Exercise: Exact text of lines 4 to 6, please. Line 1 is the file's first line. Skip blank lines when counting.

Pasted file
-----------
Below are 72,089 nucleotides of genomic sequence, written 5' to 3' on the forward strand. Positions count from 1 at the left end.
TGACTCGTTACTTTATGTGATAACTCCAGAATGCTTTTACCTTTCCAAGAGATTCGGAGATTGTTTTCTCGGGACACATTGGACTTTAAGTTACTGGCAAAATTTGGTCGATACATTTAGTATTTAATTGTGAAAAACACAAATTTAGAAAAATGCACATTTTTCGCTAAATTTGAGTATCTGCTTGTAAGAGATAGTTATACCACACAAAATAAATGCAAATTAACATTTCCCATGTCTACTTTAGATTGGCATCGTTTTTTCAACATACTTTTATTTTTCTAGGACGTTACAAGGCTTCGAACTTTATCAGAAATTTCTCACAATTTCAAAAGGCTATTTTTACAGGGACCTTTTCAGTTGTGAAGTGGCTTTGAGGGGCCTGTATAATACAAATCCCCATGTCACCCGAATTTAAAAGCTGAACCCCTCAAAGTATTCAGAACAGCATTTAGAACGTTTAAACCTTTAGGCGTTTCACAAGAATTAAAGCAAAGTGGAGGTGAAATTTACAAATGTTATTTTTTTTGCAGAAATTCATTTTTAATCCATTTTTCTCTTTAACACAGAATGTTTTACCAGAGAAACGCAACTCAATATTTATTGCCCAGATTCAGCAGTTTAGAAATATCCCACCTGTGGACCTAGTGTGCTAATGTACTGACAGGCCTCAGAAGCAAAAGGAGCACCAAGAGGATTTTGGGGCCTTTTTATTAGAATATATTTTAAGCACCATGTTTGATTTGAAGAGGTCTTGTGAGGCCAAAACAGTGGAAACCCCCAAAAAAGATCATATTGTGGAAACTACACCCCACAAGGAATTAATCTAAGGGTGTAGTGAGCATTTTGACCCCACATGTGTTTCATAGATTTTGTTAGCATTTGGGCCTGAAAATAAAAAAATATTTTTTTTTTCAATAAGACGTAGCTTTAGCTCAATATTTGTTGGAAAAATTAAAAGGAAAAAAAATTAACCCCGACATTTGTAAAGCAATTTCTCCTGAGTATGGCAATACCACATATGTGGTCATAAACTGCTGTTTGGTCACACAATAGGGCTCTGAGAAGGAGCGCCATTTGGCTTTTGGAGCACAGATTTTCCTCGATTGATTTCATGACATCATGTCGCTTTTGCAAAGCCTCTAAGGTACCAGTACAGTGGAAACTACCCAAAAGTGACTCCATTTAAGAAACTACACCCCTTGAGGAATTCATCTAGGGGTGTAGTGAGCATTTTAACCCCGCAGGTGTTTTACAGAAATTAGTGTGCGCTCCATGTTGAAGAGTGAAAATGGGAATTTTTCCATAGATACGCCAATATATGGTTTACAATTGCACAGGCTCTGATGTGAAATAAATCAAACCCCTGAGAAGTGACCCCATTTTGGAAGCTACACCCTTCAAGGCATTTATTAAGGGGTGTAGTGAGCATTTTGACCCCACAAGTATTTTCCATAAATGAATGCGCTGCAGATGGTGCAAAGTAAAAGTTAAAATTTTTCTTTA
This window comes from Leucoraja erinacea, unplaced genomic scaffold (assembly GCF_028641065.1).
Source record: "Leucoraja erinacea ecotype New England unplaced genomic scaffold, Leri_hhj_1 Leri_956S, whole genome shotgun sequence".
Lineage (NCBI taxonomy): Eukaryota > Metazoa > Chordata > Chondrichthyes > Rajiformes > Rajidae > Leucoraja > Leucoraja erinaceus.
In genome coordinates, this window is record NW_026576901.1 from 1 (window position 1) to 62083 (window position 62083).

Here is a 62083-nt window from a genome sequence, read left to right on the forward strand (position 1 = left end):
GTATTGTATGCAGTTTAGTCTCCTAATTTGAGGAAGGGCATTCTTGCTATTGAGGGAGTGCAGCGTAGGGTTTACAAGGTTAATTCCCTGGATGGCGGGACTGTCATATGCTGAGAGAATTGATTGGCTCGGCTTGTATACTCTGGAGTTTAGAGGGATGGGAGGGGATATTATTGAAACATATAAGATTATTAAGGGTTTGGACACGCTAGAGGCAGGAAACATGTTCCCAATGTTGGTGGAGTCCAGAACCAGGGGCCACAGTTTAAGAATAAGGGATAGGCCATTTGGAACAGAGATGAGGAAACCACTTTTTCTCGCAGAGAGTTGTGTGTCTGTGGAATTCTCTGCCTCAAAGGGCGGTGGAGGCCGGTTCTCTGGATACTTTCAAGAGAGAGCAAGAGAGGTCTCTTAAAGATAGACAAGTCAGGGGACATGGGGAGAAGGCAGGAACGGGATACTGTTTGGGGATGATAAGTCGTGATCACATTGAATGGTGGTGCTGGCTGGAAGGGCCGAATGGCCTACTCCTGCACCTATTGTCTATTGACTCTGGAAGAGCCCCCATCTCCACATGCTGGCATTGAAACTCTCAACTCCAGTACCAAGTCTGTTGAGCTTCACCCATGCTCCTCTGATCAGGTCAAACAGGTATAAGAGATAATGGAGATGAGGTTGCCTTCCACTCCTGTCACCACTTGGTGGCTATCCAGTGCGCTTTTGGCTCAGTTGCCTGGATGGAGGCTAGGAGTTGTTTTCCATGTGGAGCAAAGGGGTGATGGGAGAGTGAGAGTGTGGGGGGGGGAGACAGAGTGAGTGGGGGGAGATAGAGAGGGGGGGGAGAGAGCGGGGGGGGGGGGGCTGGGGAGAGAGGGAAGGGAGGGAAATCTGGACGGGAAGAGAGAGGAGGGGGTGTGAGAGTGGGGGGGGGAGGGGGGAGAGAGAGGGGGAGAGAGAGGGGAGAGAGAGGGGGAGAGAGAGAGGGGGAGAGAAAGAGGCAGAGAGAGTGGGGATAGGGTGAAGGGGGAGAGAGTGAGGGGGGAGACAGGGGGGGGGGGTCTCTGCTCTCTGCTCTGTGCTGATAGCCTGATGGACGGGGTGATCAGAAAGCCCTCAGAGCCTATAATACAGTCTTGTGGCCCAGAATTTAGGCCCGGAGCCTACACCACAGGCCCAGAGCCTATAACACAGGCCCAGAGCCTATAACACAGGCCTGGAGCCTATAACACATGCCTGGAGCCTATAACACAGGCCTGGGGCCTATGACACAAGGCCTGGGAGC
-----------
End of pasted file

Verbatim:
Source record: "Leucoraja erinacea ecotype New England unplaced genomic scaffold, Leri_hhj_1 Leri_956S, whole genome shotgun sequence".
Lineage (NCBI taxonomy): Eukaryota > Metazoa > Chordata > Chondrichthyes > Rajiformes > Rajidae > Leucoraja > Leucoraja erinaceus.
In genome coordinates, this window is record NW_026576901.1 from 1 (window position 1) to 62083 (window position 62083).